Wednesday, 24 October 2018

Discovering the joy of jeggings

NORMALLY, I laugh in the face of fashion. And, as countless long-suffering friends and family have duly noted, fashion always laughs hysterically right back at me.

I suppose I’ve never paid much attention to what ludicrously tall, thin models are wearing while they walk down a runway or look grumpily into a camera because they don’t look anything like me.

But I have an important meeting in London next week and I can’t possibly turn up in my muddy trainers, ancient leggings and a bleach-spattered oversized fleece, can I?

And now that Cookie has completely destroyed all my White Company clothes and my hips have become so shelf-like that they’re worthy of the IKEA catalogue, I literally haven’t got anything decent to wear.

Could be time to hit the high street in search of some sartorial smartening up, seeing as the kids are going to their dad’s for the weekend...

“Try to be a bit more on-trend, Mum. And get some statement pieces. I’ll judge when I get back,” the Eleventeen-Year-Old yells after me as she slams her dad’s car door and speeds off.

As I’m walking through the Oracle, doing my best not to even look at those giant pretzels, I see loads of young women wearing impossibly high-waisted, tight skinny jeans and bomber jackets over tiny crop tops. Their hair is long, in high pony tails and their make-up is immaculate. Their complexions, albeit smothered in foundation, are flawless, their thick liquid eye liner painted on expertly — ditto their fake lashes. And those eyebrows... Noel Gallagher would be proud.

On my way to M&S, I stop to browse in Hobbs and my eye is caught by a tan, suede mini-skirt, similar to the kind I used to wear when I was young, slim and hadn’t yet acquired the kind of tummy that’s inevitable after two kids and a 20-a-day Twix habit.

Luckily, the prices are prohibitive, so I shoot out of there, sparing myself the indignity of my daughter’s accusations of mutton dressed as lamb and my son’s probable pleas for sausages for dinner, reminded of his favourite food after one look at my legs.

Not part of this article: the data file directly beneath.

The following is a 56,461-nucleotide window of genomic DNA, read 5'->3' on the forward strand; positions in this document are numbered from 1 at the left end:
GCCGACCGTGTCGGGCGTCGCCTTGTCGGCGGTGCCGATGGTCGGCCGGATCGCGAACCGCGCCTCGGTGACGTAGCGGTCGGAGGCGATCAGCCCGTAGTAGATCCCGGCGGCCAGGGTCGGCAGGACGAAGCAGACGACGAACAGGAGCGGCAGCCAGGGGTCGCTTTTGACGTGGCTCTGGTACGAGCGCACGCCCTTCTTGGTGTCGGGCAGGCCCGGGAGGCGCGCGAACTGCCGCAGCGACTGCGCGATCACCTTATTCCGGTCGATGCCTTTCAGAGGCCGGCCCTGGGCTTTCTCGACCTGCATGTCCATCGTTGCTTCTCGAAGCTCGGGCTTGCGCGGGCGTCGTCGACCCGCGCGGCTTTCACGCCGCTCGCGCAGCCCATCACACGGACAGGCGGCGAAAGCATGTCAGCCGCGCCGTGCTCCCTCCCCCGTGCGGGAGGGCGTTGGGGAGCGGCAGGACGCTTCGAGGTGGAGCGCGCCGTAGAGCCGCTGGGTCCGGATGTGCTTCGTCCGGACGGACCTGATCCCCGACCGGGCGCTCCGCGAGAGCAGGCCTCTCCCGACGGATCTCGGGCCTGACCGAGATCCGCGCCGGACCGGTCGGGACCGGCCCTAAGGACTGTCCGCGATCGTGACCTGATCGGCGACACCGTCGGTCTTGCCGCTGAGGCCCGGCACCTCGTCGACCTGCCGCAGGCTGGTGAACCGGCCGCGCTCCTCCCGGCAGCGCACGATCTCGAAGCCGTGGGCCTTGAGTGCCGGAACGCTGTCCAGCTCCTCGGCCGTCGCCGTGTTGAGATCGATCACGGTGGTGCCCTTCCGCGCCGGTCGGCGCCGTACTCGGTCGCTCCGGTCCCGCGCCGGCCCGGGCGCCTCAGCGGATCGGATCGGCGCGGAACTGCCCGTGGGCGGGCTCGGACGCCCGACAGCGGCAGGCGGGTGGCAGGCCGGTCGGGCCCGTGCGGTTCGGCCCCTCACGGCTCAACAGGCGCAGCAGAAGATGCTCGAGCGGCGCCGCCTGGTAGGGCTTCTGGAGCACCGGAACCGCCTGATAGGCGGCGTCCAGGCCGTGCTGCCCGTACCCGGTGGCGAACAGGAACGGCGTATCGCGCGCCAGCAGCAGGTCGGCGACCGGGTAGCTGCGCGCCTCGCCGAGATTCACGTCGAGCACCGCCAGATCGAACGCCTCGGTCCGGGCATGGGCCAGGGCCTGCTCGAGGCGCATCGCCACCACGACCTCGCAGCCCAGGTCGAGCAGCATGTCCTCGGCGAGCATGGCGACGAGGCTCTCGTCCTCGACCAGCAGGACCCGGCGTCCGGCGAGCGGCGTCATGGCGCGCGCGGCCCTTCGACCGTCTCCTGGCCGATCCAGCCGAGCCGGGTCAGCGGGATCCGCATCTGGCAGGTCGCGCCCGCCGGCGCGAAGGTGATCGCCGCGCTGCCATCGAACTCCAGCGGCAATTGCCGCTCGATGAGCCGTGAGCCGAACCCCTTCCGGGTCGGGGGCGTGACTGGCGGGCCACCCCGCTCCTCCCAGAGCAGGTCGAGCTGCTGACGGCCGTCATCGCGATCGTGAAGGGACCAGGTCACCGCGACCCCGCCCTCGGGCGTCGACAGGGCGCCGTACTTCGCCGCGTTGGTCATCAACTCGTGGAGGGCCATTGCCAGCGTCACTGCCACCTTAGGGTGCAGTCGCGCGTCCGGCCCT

Once in Marks & Sparks, I feel more at home and suddenly remember reading on Mumsnet that M&S super-skinny jeggings are the tubby mum’s saviour.

And so, in a fit of unprecedented optimism, I grab a few pairs and picture myself transformed by their stretchy, forgiving fabric into some kind of cool rock chick.

Mooching over to the leather jackets, I spy a brown, houndstooth hacking jacket, complete with clever-looking suede elbow patches and wonder whether this is what my girl means by a statement piece. I dismiss the leather (wisely) and pick up one of the brown jackets, heading for the changing rooms.

The jeggings go on surprisingly easily and I look slimmer already. They’re so tight, they hold your tummy and squeeze your hips in at the same time and their high-waistedness covers a multitude of sins.

Buoyed by this, I put on the hacking jacket and turn around to face the mirror. GASP! If this is a tatement piece, what exactly is it saying? That I should never darken Krispy Kreme’s door again? That I should maybe try a size 28? The kaftan department’s that-a-way?

I may be channelling my inner Kate Moss but my outer Miss Trunchbull is staring fiercely back at me, so I whip off the jacket and swap it for a soft, long cardigan.

On Sunday night, I put on the jeggings, my black small-heeled pixie boots, a plain black T-shirt and the long cardi. I even put on some red lipstick, liquid eye liner and fluff up my unruly, curly hair. I then present myself to my daughter, holding my breath as I wait for her response.

She looks up from her phone and sets her mouth into a perfect “O”.

“What?” I snap, my spirits already deflated.

“I..., I...”

“Yeah, yeah, I’ve got the receipts,” I sigh. “But what am I going to wear?”

“That! You must wear that!” she splutters.

“Oh, stop with the sarkiness! Really. It’s just getting old, now.”

I expect her to say “just like you” but instead she says: “Seriously! You actually look… nice.”

“Really?” I’m gobsmacked.

“Just save the clown wig and make-up for Halloween.”

Kids, eh? Who’d have ’em?

But that’s another story…

More News:

Latest video from

VIDEO: Tributes paid after rugby player's death
 

POLL: Have your say